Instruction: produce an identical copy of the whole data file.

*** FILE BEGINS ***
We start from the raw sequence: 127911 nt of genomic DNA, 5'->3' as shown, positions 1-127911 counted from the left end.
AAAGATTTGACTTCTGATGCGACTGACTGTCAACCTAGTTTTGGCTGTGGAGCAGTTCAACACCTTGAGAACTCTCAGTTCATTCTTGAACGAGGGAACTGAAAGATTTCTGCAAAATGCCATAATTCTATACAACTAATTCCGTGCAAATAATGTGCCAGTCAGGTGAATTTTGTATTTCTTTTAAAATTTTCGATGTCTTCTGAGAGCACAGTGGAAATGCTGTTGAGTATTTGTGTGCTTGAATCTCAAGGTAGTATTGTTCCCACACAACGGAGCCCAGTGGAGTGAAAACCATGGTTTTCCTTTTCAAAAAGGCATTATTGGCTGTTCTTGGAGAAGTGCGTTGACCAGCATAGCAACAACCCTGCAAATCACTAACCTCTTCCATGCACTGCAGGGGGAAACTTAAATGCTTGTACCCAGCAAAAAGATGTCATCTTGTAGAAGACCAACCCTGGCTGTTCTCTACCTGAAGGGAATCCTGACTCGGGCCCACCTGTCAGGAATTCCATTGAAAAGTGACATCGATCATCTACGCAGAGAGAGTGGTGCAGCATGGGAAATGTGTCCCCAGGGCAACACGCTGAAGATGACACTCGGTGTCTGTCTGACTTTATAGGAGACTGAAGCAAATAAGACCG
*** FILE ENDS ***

We start from the raw sequence: 127911 nt of genomic DNA, 5'->3' as shown, positions 1-127911 counted from the left end.
AAAGATTTGACTTCTGATGCGACTGACTGTCAACCTAGTTTTGGCTGTGGAGCAGTTCAACACCTTGAGAACTCTCAGTTCATTCTTGAACGAGGGAACTGAAAGATTTCTGCAAAATGCCATAATTCTATACAACTAATTCCGTGCAAATAATGTGCCAGTCAGGTGAATTTTGTATTTCTTTTAAAATTTTCGATGTCTTCTGAGAGCACAGTGGAAATGCTGTTGAGTATTTGTGTGCTTGAATCTCAAGGTAGTATTGTTCCCACACAACGGAGCCCAGTGGAGTGAAAACCATGGTTTTCCTTTTCAAAAAGGCATTATTGGCTGTTCTTGGAGAAGTGCGTTGACCAGCATAGCAACAACCCTGCAAATCACTAACCTCTTCCATGCACTGCAGGGGGAAACTTAAATGCTTGTACCCAGCAAAAAGATGTCATCTTGTAGAAGACCAACCCTGGCTGTTCTCTACCTGAAGGGAATCCTGACTCGGGCCCACCTGTCAGGAATTCCATTGAAAAGTGACATCGATCATCTACGCAGAGAGAGTGGTGCAGCATGGGAAATGTGTCCCCAGGGCAACACGCTGAAGATGACACTCGGTGTCTGTCTGACTTTATAGGAGACTGAAGCAAATAAGACCG